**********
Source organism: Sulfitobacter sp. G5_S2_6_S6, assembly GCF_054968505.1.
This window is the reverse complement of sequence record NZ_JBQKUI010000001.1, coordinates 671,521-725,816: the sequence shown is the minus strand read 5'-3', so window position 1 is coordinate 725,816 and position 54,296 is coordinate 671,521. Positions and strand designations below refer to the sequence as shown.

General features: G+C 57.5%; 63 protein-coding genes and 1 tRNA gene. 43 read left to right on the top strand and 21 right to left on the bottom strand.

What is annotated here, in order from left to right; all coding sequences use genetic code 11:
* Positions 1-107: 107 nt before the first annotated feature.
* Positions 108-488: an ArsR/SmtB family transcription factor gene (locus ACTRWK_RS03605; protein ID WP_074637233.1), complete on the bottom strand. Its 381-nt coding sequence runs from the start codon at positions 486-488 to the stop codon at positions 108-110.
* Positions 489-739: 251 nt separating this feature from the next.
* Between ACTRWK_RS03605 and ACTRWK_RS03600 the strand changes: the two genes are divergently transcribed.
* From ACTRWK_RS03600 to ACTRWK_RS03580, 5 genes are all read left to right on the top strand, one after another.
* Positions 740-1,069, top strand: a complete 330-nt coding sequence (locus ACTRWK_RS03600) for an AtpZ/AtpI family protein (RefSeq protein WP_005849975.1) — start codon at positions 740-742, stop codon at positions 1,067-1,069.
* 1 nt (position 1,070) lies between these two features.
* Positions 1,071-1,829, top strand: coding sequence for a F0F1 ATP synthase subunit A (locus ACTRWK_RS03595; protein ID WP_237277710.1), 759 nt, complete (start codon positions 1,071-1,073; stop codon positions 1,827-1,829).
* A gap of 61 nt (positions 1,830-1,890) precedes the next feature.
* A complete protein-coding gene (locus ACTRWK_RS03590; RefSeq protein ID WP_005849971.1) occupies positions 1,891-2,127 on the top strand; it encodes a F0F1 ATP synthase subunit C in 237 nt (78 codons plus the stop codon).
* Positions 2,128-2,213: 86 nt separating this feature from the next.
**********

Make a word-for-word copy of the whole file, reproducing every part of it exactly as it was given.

Source organism: Sulfitobacter sp. G5_S2_6_S6, assembly GCF_054968505.1.
This window is the reverse complement of sequence record NZ_JBQKUI010000001.1, coordinates 671,521-725,816: the sequence shown is the minus strand read 5'-3', so window position 1 is coordinate 725,816 and position 54,296 is coordinate 671,521. Positions and strand designations below refer to the sequence as shown.

General features: G+C 57.5%; 63 protein-coding genes and 1 tRNA gene. 43 read left to right on the top strand and 21 right to left on the bottom strand.

What is annotated here, in order from left to right; all coding sequences use genetic code 11:
* Positions 1-107: 107 nt before the first annotated feature.
* Positions 108-488: an ArsR/SmtB family transcription factor gene (locus ACTRWK_RS03605; protein ID WP_074637233.1), complete on the bottom strand. Its 381-nt coding sequence runs from the start codon at positions 486-488 to the stop codon at positions 108-110.
* Positions 489-739: 251 nt separating this feature from the next.
* Between ACTRWK_RS03605 and ACTRWK_RS03600 the strand changes: the two genes are divergently transcribed.
* From ACTRWK_RS03600 to ACTRWK_RS03580, 5 genes are all read left to right on the top strand, one after another.
* Positions 740-1,069, top strand: a complete 330-nt coding sequence (locus ACTRWK_RS03600) for an AtpZ/AtpI family protein (RefSeq protein WP_005849975.1) — start codon at positions 740-742, stop codon at positions 1,067-1,069.
* 1 nt (position 1,070) lies between these two features.
* Positions 1,071-1,829, top strand: coding sequence for a F0F1 ATP synthase subunit A (locus ACTRWK_RS03595; protein ID WP_237277710.1), 759 nt, complete (start codon positions 1,071-1,073; stop codon positions 1,827-1,829).
* A gap of 61 nt (positions 1,830-1,890) precedes the next feature.
* A complete protein-coding gene (locus ACTRWK_RS03590; RefSeq protein ID WP_005849971.1) occupies positions 1,891-2,127 on the top strand; it encodes a F0F1 ATP synthase subunit C in 237 nt (78 codons plus the stop codon).
* Positions 2,128-2,213: 86 nt separating this feature from the next.